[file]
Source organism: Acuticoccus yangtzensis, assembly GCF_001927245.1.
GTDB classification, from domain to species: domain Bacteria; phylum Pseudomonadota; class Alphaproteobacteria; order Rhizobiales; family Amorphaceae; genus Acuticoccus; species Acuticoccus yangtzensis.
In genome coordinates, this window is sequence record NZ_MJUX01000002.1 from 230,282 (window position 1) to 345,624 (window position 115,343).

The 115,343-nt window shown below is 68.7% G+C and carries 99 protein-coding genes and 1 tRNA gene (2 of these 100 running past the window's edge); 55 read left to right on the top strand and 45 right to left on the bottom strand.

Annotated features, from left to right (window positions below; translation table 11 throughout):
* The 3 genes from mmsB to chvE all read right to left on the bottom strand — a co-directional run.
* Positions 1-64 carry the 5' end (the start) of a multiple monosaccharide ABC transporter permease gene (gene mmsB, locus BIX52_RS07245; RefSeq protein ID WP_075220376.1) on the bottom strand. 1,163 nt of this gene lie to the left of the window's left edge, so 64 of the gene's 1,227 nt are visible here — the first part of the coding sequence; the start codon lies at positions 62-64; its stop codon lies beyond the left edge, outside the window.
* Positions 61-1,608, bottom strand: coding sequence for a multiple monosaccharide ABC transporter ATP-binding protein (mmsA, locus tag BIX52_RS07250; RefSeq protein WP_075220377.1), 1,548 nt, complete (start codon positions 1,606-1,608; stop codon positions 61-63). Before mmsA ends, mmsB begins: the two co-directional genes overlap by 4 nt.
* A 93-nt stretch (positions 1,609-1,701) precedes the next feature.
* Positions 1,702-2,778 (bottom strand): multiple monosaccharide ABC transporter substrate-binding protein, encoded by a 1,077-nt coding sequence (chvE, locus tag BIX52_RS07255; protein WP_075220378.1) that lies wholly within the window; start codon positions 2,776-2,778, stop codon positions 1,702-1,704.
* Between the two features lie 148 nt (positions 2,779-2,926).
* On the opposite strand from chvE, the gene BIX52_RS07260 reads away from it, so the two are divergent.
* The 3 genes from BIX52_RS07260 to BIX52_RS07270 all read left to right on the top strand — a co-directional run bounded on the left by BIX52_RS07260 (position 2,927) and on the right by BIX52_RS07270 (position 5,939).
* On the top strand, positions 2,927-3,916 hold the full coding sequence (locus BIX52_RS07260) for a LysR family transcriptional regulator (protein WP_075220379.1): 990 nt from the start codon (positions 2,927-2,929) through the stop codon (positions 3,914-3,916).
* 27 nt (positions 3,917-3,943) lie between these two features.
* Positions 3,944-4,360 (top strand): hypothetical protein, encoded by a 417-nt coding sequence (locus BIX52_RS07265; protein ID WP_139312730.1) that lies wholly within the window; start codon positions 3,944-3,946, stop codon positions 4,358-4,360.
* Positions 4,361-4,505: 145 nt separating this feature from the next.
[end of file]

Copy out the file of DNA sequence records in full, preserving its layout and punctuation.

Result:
Source organism: Acuticoccus yangtzensis, assembly GCF_001927245.1.
GTDB classification, from domain to species: domain Bacteria; phylum Pseudomonadota; class Alphaproteobacteria; order Rhizobiales; family Amorphaceae; genus Acuticoccus; species Acuticoccus yangtzensis.
In genome coordinates, this window is sequence record NZ_MJUX01000002.1 from 230,282 (window position 1) to 345,624 (window position 115,343).

The 115,343-nt window shown below is 68.7% G+C and carries 99 protein-coding genes and 1 tRNA gene (2 of these 100 running past the window's edge); 55 read left to right on the top strand and 45 right to left on the bottom strand.

Annotated features, from left to right (window positions below; translation table 11 throughout):
* The 3 genes from mmsB to chvE all read right to left on the bottom strand — a co-directional run.
* Positions 1-64 carry the 5' end (the start) of a multiple monosaccharide ABC transporter permease gene (gene mmsB, locus BIX52_RS07245; RefSeq protein ID WP_075220376.1) on the bottom strand. 1,163 nt of this gene lie to the left of the window's left edge, so 64 of the gene's 1,227 nt are visible here — the first part of the coding sequence; the start codon lies at positions 62-64; its stop codon lies beyond the left edge, outside the window.
* Positions 61-1,608, bottom strand: coding sequence for a multiple monosaccharide ABC transporter ATP-binding protein (mmsA, locus tag BIX52_RS07250; RefSeq protein WP_075220377.1), 1,548 nt, complete (start codon positions 1,606-1,608; stop codon positions 61-63). Before mmsA ends, mmsB begins: the two co-directional genes overlap by 4 nt.
* A 93-nt stretch (positions 1,609-1,701) precedes the next feature.
* Positions 1,702-2,778 (bottom strand): multiple monosaccharide ABC transporter substrate-binding protein, encoded by a 1,077-nt coding sequence (chvE, locus tag BIX52_RS07255; protein WP_075220378.1) that lies wholly within the window; start codon positions 2,776-2,778, stop codon positions 1,702-1,704.
* Between the two features lie 148 nt (positions 2,779-2,926).
* On the opposite strand from chvE, the gene BIX52_RS07260 reads away from it, so the two are divergent.
* The 3 genes from BIX52_RS07260 to BIX52_RS07270 all read left to right on the top strand — a co-directional run bounded on the left by BIX52_RS07260 (position 2,927) and on the right by BIX52_RS07270 (position 5,939).
* On the top strand, positions 2,927-3,916 hold the full coding sequence (locus BIX52_RS07260) for a LysR family transcriptional regulator (protein WP_075220379.1): 990 nt from the start codon (positions 2,927-2,929) through the stop codon (positions 3,914-3,916).
* 27 nt (positions 3,917-3,943) lie between these two features.
* Positions 3,944-4,360 (top strand): hypothetical protein, encoded by a 417-nt coding sequence (locus BIX52_RS07265; protein ID WP_139312730.1) that lies wholly within the window; start codon positions 3,944-3,946, stop codon positions 4,358-4,360.
* Positions 4,361-4,505: 145 nt separating this feature from the next.